Survivors who are initially unable to reconcile differences regarding the final services may be able to find a compromise that is acceptable to all parties. For example, survivors may choose to hold separate visitations or funeral services as a means of meeting their needs. Grief experts recommend acknowledging and including all survivors to as great an extent as possible in order to promote the healing that begins during this difficult time.
The visitation and final services often provide an opportunity to express emotions and to gather support. It is important to express your individual needs to the clergyperson or whoever will officiate. Many people view the ceremony as a time to celebrate a life that has been lived and to share how that person has touched their individual lives. Grief experts often encourage active participation in the ceremony by the survivors to help adjust to the death. Testimonials, eulogies, music, photographs and even video presentations are but a few of the ways in which those present may participate in the ceremony.
Memorializing a life can be an important part of the grieving process. Many survivors find commemorative activities helpful, such as sewing a panel for the NAMES Project AIDS Memorial Quilt, planting a tree in memory of the one who has died or establishing a memorial fund. Working through grief involves reflecting on hundreds of memories of life shared with the deceased. Sharing memories with others while participating in these or even routine activities can bring additional support and healing.
Information for Family and Friends
Inaccurate information, myths and fear have been closely associated with AIDS. Here are examples of some commonly asked questions.
Is it true anyone who dies of an AIDS-related illness must be cremated or buried in a sealed casket?
No. A person who dies of an AIDS-related illness is entitled to the same service options afforded to anyone else. The customary way to accommodate grieving survivors is in a funeral setting of their choice. If public viewing is consistent with local or personal customs, that option is encouraged.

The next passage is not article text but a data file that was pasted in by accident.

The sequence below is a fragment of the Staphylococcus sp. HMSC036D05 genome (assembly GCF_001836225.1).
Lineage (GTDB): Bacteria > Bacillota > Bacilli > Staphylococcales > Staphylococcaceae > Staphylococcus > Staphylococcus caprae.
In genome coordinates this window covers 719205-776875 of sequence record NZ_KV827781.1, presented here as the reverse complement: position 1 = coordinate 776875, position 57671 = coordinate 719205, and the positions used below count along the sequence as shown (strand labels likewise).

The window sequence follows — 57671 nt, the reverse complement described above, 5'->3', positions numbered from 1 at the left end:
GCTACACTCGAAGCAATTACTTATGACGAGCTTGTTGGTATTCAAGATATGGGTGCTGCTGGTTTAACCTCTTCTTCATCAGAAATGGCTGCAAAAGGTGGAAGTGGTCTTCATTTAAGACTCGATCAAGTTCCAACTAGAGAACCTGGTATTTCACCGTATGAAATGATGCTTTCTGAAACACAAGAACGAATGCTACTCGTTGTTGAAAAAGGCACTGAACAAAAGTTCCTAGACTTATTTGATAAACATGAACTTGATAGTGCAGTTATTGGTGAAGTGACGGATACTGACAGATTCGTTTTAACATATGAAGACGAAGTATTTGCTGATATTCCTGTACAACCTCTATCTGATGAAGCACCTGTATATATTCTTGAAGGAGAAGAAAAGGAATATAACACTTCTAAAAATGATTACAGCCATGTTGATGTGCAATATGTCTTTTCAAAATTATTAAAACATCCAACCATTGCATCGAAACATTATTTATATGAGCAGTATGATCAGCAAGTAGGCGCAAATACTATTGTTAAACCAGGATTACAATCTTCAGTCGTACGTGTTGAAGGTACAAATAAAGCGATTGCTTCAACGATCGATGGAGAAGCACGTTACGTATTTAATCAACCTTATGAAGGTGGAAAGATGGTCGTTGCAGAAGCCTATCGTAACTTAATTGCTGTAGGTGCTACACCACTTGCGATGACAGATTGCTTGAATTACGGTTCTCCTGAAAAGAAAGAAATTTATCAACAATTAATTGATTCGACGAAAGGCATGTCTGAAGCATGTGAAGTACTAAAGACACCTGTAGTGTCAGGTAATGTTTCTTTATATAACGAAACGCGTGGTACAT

Consulting with the funeral director of your choice prior to immediate need can help to ensure that the type of funeral services you desire can be arranged.
Can I become infected with HIV by touching the body of someone who has died of an AIDS-related illness?
No. All evidence shows that casual contact, such as touching the deceased’s face or hands is perfectly safe. However, precautions may be necessary in some cases, depending on the cause of death and the condition of the body. Ask your funeral director for information and assistance if you feel uncomfortable.
Can HIV infected persons attending the visitation or service spread the virus?
No. Touching such as handshaking, hugging and casual kissing are all safe and encouraged. Remember, people who are HIV-infected or in active stages of AIDS are grieving many losses. They need and deserve our compassion, understanding and support.
An AIDS-related death can be such a frightening and difficult experience. What should I say or do to help the survivors?
Especially after the services are over, survivors tend to need added support to help in the healing process. Spending time in the homes of these survivors can help them feel less isolated and provide companionship at a time when they may not want to be alone.
You may want to say very little, other than express your sorrow for the loss they have suffered. Listening, providing physical comfort and being available when they need you are extremely beneficial. Holidays, birthdays and the anniversary of the death may be especially difficult for the survivors. Acknowledging a significant date with a telephone call or personal note often is appreciated. Don’t be afraid to use the name of the deceased.
Resolving grief doesn’t mean forgetting people who have died; it means adjusting to life without them. Ask your funeral director for additional information about grief and suggestions for supporting others.
Additional Information and Support
While many concerns exist, there are many resources with considerable expertise in working with those individuals directly affected by AIDS. Support personnel at the local, regional and national levels are easily accessible and concerned about the many issues addressed in this brochure.
Your funeral director also may be able to provide you with information about local support groups for survivors. A growing number of funeral establishments offer aftercare programs that provide ongoing support.
Churches, hospices, other health care organizations and community agencies often sponsor seminars and support groups for the bereaved. The National Funeral Directors Association encourages you to contact your funeral director or any of the following organizations to obtain information specific to your loss or needs.
AIDS National Interfaith Network
1400 Eye St., NW, Suite 1220
Washington, DC 20005
National Association of People with AIDS
1413 K Street, NW, Suite 700
Washington, DC 20005
The Names Project (Quilt)
310 Townsend St. #310
San Francisco, CA 94107
American Red Cross
Office of HIV/AIDS Education
Contact your local chapter.
Acknowledgements: This information was produced by a special cooperative effort between the National Leadership Coalition on AIDS and the National Funeral Directors Association. Both organizations wish to thank Lana Lawrence for her time, committment, and expertise in researching and writing this brochure and the many talented professionals who volunteered to review the manuscript.